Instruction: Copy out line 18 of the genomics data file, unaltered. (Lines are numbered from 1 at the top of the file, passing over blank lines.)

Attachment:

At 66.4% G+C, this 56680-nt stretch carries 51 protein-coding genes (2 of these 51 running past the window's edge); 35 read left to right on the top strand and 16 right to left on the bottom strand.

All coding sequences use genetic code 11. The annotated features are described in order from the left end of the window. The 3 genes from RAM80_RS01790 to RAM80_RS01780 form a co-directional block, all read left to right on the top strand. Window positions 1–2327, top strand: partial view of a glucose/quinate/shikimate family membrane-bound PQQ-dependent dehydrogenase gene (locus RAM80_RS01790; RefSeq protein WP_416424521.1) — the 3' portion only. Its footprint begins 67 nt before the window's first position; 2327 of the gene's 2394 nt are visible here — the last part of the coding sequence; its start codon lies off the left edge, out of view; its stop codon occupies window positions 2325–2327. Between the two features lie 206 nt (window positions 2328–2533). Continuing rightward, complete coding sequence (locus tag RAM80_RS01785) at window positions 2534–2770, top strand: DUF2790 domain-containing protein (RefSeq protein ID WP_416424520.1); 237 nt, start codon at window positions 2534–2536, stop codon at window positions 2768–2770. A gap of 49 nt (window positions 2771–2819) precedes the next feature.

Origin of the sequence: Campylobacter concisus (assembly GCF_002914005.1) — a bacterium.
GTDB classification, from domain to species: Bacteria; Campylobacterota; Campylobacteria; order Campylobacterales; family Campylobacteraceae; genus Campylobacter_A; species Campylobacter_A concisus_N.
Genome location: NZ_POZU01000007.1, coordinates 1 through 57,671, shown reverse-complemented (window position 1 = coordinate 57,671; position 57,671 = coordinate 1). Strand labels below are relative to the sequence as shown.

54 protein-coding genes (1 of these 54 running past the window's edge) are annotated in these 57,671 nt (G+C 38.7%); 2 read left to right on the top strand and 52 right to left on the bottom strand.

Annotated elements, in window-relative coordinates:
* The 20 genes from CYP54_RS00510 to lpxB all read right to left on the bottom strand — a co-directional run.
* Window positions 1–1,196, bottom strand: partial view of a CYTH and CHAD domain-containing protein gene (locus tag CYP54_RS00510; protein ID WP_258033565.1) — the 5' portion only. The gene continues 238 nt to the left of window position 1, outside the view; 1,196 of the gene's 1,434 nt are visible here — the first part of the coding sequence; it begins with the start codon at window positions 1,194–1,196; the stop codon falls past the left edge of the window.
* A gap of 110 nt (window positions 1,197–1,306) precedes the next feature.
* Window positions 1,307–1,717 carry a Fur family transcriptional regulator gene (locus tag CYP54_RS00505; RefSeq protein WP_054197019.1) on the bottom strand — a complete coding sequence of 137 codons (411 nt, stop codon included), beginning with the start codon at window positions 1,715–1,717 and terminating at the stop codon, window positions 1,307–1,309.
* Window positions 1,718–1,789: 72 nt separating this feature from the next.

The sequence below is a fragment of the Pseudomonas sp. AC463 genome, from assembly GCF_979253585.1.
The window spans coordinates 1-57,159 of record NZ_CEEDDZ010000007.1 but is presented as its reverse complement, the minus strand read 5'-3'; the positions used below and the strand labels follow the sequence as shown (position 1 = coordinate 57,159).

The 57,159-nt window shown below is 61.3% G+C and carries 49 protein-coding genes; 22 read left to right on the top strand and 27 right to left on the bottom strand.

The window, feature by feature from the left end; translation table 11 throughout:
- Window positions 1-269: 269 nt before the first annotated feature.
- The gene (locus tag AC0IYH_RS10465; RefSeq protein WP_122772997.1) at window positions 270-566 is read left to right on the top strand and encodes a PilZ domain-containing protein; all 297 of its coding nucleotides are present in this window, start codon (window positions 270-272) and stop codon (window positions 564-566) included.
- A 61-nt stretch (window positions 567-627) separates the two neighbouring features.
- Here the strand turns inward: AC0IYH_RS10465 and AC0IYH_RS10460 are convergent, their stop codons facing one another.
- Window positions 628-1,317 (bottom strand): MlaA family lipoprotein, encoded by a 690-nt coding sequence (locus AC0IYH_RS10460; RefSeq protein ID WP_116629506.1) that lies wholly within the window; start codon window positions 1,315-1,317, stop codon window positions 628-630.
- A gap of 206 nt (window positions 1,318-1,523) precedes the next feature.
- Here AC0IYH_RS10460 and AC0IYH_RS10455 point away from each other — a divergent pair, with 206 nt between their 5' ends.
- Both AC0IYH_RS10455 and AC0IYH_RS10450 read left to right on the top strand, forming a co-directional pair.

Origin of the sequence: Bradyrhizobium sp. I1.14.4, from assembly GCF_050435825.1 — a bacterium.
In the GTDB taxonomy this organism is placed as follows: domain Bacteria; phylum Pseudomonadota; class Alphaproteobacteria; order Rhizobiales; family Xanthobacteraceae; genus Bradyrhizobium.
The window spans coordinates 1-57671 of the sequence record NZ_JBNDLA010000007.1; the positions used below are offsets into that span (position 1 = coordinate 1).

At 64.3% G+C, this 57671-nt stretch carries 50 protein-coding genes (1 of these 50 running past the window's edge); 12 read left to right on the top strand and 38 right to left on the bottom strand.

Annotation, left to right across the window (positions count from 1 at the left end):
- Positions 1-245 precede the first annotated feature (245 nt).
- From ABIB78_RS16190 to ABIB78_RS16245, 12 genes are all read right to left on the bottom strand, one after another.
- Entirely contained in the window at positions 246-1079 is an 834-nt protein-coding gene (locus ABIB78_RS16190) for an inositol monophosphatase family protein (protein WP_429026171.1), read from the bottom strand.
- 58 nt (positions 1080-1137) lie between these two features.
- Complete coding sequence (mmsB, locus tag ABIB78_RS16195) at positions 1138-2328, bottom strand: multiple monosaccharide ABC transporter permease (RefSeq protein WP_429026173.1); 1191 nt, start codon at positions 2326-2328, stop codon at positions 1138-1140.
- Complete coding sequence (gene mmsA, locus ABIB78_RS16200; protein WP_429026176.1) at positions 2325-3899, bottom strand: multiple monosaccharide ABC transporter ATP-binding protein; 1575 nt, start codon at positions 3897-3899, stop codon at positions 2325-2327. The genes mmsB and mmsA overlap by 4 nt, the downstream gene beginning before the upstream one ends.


- The gene (locus tag AC0IYH_RS10465; RefSeq protein WP_122772997.1) at window positions 270-566 is read left to right on the top strand and encodes a PilZ domain-containing protein; all 297 of its coding nucleotides are present in this window, start codon (window positions 270-272) and stop codon (window positions 564-566) included.